# How can I create stacked line graph with matplotlib?

I would like to be able to produce a stacked line graph (similar to the method used here) with Python (preferably using matplotlib, but another library would be fine too). How can I do this?

This similar to the stacked bar graph example on their website, except I'd like the top of bar to be connected with a line segment and the area underneath to be filled. I might be able to approximate this by decreasing the gaps between bars and using lots of bars (but this seems like a hack, and besides I'm not sure if it is possible).

I believe Area Plot is a common term for this type of plot, and in the specific instance recited in the OP, Stacked Area Plot.

Matplotlib does not have an "out-of-the-box" function that combines both the data processing and drawing/rendering steps to create a this type of plot, but it's easy to roll your own from components supplied by Matplotlib and NumPy.

The code below first stacks the data, then draws the plot.

``````import numpy as NP
from matplotlib import pyplot as PLT

# just create some random data
fnx = lambda : NP.random.randint(3, 10, 10)
y = NP.row_stack((fnx(), fnx(), fnx()))
# this call to 'cumsum' (cumulative sum), passing in your y data,
# is necessary to avoid having to manually order the datasets
x = NP.arange(10)
y_stack = NP.cumsum(y, axis=0)   # a 3x10 array

fig = PLT.figure()

ax1.fill_between(x, 0, y_stack[0,:], facecolor="#CC6666", alpha=.7)
ax1.fill_between(x, y_stack[0,:], y_stack[1,:], facecolor="#1DACD6", alpha=.7)
ax1.fill_between(x, y_stack[1,:], y_stack[2,:], facecolor="#6E5160")

PLT.show()
``````

• Since you are trying to be very complete why not turn that into `stackplot(x,yn,colorlist)` and file a feature request bug upstream? – Benjamin Bannier Feb 9 '10 at 9:25
• If you want to create a legend for this kind of graph, I think you need to use proxy "Artists" matplotlib.sourceforge.net/users/… – Andrew B. Dec 9 '10 at 20:35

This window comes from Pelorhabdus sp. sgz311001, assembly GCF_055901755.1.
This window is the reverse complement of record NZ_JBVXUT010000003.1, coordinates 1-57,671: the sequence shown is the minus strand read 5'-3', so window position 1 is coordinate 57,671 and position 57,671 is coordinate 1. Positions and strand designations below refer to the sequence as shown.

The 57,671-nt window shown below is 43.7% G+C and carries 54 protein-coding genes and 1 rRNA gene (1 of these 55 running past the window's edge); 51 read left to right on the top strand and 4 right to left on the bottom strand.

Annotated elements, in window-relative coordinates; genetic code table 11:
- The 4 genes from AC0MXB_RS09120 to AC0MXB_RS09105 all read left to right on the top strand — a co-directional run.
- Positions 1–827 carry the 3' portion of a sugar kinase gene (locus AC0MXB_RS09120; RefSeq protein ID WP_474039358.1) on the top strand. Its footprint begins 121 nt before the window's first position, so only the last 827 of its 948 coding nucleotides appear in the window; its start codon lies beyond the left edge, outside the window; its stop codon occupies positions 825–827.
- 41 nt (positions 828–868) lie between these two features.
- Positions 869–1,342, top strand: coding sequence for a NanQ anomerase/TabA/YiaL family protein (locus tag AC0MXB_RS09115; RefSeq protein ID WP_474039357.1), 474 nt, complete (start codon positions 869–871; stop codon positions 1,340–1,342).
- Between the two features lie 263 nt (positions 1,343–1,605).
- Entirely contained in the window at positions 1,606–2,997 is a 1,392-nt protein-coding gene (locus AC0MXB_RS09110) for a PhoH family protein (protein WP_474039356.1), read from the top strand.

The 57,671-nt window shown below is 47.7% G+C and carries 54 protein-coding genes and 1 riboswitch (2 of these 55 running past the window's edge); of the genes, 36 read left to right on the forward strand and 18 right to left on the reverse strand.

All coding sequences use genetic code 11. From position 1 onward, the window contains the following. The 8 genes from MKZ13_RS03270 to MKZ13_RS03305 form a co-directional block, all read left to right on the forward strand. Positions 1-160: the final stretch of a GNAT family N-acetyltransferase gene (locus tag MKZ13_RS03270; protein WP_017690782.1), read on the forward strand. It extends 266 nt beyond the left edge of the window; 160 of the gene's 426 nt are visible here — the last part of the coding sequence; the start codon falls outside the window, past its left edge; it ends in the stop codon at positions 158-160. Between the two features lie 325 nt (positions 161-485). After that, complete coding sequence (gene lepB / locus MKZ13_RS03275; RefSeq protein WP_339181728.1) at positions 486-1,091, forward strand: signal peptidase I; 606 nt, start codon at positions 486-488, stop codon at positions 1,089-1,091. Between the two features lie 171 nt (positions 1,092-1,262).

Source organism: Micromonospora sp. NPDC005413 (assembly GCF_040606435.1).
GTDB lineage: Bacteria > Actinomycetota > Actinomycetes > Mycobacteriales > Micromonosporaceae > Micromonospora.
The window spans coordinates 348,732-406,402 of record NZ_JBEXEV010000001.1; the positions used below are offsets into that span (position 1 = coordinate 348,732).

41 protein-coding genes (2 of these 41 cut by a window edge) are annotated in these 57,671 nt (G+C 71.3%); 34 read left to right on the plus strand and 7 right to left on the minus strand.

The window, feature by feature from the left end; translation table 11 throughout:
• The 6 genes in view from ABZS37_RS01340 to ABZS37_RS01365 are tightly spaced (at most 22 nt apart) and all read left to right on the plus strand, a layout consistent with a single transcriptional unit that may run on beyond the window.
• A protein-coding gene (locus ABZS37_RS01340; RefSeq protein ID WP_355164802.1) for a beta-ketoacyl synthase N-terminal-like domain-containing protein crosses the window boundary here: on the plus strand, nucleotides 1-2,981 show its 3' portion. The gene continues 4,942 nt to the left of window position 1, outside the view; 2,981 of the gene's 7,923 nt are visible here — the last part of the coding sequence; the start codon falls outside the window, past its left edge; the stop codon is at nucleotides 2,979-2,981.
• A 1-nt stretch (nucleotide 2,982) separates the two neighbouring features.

• @honk Actually, there's already a pending PR (which should be merged soon) for a `stackplot`function. – Tony S Yu Jun 2 '12 at 10:37
• @tsyu80, great, it didn't know the issue and fix would be existing more than 2 years ago. – Benjamin Bannier Jun 2 '12 at 10:56
• @honk, oops, I was just browsing through what I thought were active threads. Didn't notice the dates on the posts/comments. – Tony S Yu Jun 3 '12 at 19:26

Newer versions of matplotlib contain the function `plt.stackplot`, which allow for several different "out-of-the-box" stacked area plots:

``````import numpy as np
import pylab as plt

X = np.arange(0, 10, 1)
Y = X + 5 * np.random.random((5, X.size))

baseline = ["zero", "sym", "wiggle", "weighted_wiggle"]
for n, v in enumerate(baseline):
plt.subplot(2 ,2, n + 1)
plt.stackplot(X, *Y, baseline=v)
plt.title(v)
plt.axis('tight')
plt.show()
``````

A slightly less hackish way would be to use a line graph in the first place and `matplotlib.pyplot.fill_between`. To emulate the stacking you have to shift the points up yourself.

``````x = np.arange(0,4)
y1 = np.array([1,2,4,3])
y2 = np.array([5,2,1,3])
# y2 should go on top, so shift them up
y2s = y1+y2

plot(x,y1)
plot(x,y2s)
fill_between(x,y1,0,color='blue')
fill_between(x,y1,y2s,color='red')
``````
• can you please explain the parameters of fill_between() method? like it seems like we are filling some color between x and y but what is the third variable? – khan Jan 25 '13 at 21:14
• @khan: matplotlib.org/api/… – Benjamin Bannier Jan 25 '13 at 22:01

If you have a dataframe, it's quite easy:

``````df = pd.DataFrame(np.random.rand(10, 4), columns=['a', 'b', 'c', 'd'])
df.plot.area();
``````

From: pandas documentation

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